In recent days there has been much hysteria concerning the proposed mosque in New York City near ground zero. At the same time, there was a big disturbance over Dr. Laura’s use of the N-word on the radio. I believe both incidents shed much needed light on legal rights versus cultural sensitivity arguments surrounding these topics. I think what we can learn is the difference between having the right to do something; yet, at the same time, being mature and sensitive enough to know that exercising that right may cause more harm than good. In other words, because you can doesn’t mean you should.
Point in case, the use of the N-word by Dr. Laura: a white female radio personality who gave advise to a black female caller who felt her white husband’s friends used racially insensitive language. Dr. Laura became the perpetrator of insensitivity and pain by repeatedly saying the N-word over and over again (As if her saying it could some how erase the racism, bigotry and hatred that has been associated with that word for hundreds of years). Whites don’t understand that their use of the N-word takes on the persona of the Klu Klux Klan, the Neo Nazis, and the Skinheads all in one. Instantly, it makes our skin crawl—causing the adrenalin to rush throughout our bodies. For us, we hear the slave master’s whip on the backs of our ancestors, with flashbacks to the “white only signs” of the past; and the memories of horrific lynching of the not so distant past. We recall “Kunta Kinte” in chains remembering a proud and majestic people carried away to a distant land and traded as mere chattel—to be treated as less than human. It forces us to re-live all those times we’ve been personally called that name, or felt the sting of distain or superiority from the glares of a white person. These horrors and nightmares run starkly through our minds—tying knots in our stomachs, leaving some to feel physically ill; while others are ready for a fight.
The overwhelming frustration felt, with incidences like that of Dr. Laura or Sarah Palin’s response, is that they don’t get it—and don’t really seem to care. It’s really perplexing for me knowing that Dr. Laura is Jewish. You would think with all that the Jews have experienced throughout history she’d be a lot more understanding and sympathetic. The scars the N-word opens are all too deep, the horrors too vivid, and the pain too excruciating. For many Blacks, including myself, trying to explain (let alone deal with this issue) time and time again from whites across the ideological spectrum is like an old horror movie where Freddy Krueger or Michael Myers just won’t stay dead. We are haunted by it in our dreams; and stalked by it during the day.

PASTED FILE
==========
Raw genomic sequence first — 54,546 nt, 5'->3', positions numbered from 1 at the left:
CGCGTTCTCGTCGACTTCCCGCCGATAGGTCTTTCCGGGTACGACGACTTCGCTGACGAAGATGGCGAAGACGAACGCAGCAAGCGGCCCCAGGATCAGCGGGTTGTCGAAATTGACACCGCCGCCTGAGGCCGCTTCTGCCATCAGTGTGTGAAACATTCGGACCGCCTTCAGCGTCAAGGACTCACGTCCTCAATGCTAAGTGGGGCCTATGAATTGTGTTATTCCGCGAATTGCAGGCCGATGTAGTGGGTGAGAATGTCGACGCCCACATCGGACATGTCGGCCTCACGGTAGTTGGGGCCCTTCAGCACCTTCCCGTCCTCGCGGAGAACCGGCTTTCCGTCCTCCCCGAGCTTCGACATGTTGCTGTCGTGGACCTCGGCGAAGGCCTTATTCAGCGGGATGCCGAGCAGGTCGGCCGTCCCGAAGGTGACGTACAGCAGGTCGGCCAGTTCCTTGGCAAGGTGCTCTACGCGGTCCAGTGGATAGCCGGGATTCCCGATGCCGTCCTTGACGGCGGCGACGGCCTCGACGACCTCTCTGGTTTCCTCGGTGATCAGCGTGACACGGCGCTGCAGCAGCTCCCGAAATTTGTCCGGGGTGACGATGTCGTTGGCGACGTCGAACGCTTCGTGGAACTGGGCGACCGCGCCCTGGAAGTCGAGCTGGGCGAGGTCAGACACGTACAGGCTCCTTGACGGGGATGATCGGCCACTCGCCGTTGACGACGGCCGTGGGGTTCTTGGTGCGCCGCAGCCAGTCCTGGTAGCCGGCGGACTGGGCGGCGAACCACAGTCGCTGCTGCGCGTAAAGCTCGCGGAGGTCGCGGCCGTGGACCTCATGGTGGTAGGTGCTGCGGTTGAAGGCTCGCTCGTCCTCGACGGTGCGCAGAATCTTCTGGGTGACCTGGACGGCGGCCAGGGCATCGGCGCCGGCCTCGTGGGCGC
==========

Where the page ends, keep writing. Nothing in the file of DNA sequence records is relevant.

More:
Now, about rights vs. restraint or individual liberty vs. personal responsibility. One can clearly make a case that legally anyone has a right to say the N-word. But more often than not, our individual liberty needs to be checked by the personal responsibility we have to “do unto others, as we would have them do unto us”. There comes a time, when exercising our individual rights tramples over the feelings of others. And so I must choose not to—for the sake of someone else. It’s this kind of attitude that makes America great. It’s what allows peoples of all ethnicities and backgrounds to live together in harmony—without the constant threat of going to war. For Christians, it is not only a biblical mandate, but also the prescribed way of life: teaching us that we not even offer prayer to God if we have offended a fellow believer. The Apostle Paul admonishes us as followers of Christ, not to cause another to stumble (I Corinthians 8:9-13).
Now, apply this to the Mosque in New York and it gets moved to another location. For the proponents of the mosque to insist on their right to build their mosque is like Dr. Laura, and others, insisting that they have a right to use the N-word. Maybe they do—but they shouldn’t. Goodwill is not engendered by insisting on your own way, but through recognizing what’s best for others by exercising restrain and personal responsibility. An act of goodwill would be to move the mosque site. An even greater act of goodwill would be to help rebuild the Greek Orthodox Church destroyed on 9/11 (But please, don’t hold your breath). Just as nothing positive will ever come out of using the N-word—nothing positive will come out of building a mosque near ground zero. For far too many, it would only stand as a constant reminder of the callousness and insensitivity of those whose faith seeks to dominate the world. It is clear that Islam has little or no tolerance for Christianity or any other faith (see article by Ken Blackwell). It would tell those naive enough to believe that Islam was interested in goodwill that it was nothing more than a ruse.
If people really want to show goodwill, then strike the word N-word from your vocabulary and move the mosque away from ground Zero. Stop jabbing your fingers into our open wounds.